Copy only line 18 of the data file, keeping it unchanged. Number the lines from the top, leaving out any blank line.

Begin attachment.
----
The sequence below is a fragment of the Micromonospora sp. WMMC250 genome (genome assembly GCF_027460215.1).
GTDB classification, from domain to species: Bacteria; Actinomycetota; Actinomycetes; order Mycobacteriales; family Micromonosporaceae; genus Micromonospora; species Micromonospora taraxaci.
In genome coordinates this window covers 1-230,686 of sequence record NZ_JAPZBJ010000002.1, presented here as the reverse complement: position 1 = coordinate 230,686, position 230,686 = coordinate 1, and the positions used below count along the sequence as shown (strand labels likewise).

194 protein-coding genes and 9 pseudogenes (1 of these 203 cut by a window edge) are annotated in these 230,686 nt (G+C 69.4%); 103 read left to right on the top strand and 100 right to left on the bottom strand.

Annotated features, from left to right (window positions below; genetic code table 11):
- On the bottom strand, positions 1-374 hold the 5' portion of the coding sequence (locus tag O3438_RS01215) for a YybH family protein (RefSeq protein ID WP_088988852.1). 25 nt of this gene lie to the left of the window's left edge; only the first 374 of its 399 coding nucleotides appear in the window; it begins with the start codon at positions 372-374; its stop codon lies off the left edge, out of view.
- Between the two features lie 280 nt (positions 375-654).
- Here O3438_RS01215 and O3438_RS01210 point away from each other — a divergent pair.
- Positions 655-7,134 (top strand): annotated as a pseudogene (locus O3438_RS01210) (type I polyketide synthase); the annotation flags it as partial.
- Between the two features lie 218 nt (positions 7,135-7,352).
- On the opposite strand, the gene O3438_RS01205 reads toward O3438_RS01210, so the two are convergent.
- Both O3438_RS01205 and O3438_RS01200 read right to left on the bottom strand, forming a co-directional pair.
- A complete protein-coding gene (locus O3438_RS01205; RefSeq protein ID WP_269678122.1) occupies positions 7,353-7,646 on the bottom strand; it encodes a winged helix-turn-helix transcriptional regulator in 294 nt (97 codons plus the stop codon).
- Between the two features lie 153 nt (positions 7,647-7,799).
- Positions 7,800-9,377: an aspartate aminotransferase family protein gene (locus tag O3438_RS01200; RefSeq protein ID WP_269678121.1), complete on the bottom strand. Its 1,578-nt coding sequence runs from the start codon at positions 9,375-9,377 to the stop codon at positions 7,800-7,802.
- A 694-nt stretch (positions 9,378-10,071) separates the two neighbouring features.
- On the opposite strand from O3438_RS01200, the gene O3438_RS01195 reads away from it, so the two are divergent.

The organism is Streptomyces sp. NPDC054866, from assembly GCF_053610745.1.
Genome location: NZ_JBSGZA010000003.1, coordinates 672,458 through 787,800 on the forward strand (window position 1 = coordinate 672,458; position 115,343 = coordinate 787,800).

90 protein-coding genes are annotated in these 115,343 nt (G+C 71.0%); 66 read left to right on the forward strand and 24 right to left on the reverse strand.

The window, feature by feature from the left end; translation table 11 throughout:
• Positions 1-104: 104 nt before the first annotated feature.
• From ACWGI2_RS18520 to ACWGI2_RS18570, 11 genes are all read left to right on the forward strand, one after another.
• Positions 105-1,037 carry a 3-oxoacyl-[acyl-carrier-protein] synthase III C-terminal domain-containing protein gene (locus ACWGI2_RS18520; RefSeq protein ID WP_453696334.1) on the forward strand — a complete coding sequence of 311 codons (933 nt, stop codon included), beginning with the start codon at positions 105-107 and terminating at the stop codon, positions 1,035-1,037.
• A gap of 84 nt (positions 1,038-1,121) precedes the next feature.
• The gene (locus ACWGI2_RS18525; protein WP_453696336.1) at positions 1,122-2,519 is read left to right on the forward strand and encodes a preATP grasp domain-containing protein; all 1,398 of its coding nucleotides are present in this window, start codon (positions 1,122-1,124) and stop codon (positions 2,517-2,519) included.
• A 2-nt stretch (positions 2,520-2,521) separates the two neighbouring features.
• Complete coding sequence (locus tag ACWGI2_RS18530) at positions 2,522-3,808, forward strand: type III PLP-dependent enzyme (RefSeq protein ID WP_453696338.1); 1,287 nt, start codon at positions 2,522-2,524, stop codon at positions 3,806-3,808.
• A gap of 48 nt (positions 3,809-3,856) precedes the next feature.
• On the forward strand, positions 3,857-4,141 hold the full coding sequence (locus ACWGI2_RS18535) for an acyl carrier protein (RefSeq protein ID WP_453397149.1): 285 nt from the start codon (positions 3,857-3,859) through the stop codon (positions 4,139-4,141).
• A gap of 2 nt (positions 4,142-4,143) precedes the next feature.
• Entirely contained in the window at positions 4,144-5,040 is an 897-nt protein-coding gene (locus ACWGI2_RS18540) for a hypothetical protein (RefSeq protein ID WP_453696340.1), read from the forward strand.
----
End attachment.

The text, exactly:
The organism is Streptomyces sp. NPDC054866, from assembly GCF_053610745.1.